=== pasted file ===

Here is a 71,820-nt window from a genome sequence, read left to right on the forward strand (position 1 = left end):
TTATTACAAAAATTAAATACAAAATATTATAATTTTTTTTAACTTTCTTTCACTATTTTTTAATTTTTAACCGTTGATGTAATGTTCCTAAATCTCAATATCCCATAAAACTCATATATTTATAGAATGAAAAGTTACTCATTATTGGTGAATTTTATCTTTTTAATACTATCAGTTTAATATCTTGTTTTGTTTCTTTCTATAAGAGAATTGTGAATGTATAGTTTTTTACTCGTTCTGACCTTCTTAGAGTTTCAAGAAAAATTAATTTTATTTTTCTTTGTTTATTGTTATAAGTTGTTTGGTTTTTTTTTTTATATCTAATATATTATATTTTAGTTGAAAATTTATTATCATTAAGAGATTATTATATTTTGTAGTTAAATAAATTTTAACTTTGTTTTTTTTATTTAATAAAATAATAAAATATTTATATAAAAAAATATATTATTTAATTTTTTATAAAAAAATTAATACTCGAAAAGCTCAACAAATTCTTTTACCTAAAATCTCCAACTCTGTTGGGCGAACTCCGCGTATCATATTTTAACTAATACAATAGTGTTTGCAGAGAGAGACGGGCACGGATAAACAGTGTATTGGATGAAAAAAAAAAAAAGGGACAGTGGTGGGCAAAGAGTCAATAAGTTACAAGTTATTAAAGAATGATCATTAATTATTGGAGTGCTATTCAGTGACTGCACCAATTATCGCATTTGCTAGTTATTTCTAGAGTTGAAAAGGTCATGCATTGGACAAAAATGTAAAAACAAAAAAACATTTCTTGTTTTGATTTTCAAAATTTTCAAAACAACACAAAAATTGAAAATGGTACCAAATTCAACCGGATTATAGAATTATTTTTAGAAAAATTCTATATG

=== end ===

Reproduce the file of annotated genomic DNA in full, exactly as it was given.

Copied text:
Here is a 71,820-nt window from a genome sequence, read left to right on the forward strand (position 1 = left end):
TTATTACAAAAATTAAATACAAAATATTATAATTTTTTTTAACTTTCTTTCACTATTTTTTAATTTTTAACCGTTGATGTAATGTTCCTAAATCTCAATATCCCATAAAACTCATATATTTATAGAATGAAAAGTTACTCATTATTGGTGAATTTTATCTTTTTAATACTATCAGTTTAATATCTTGTTTTGTTTCTTTCTATAAGAGAATTGTGAATGTATAGTTTTTTACTCGTTCTGACCTTCTTAGAGTTTCAAGAAAAATTAATTTTATTTTTCTTTGTTTATTGTTATAAGTTGTTTGGTTTTTTTTTTTATATCTAATATATTATATTTTAGTTGAAAATTTATTATCATTAAGAGATTATTATATTTTGTAGTTAAATAAATTTTAACTTTGTTTTTTTTATTTAATAAAATAATAAAATATTTATATAAAAAAATATATTATTTAATTTTTTATAAAAAAATTAATACTCGAAAAGCTCAACAAATTCTTTTACCTAAAATCTCCAACTCTGTTGGGCGAACTCCGCGTATCATATTTTAACTAATACAATAGTGTTTGCAGAGAGAGACGGGCACGGATAAACAGTGTATTGGATGAAAAAAAAAAAAAGGGACAGTGGTGGGCAAAGAGTCAATAAGTTACAAGTTATTAAAGAATGATCATTAATTATTGGAGTGCTATTCAGTGACTGCACCAATTATCGCATTTGCTAGTTATTTCTAGAGTTGAAAAGGTCATGCATTGGACAAAAATGTAAAAACAAAAAAACATTTCTTGTTTTGATTTTCAAAATTTTCAAAACAACACAAAAATTGAAAATGGTACCAAATTCAACCGGATTATAGAATTATTTTTAGAAAAATTCTATATG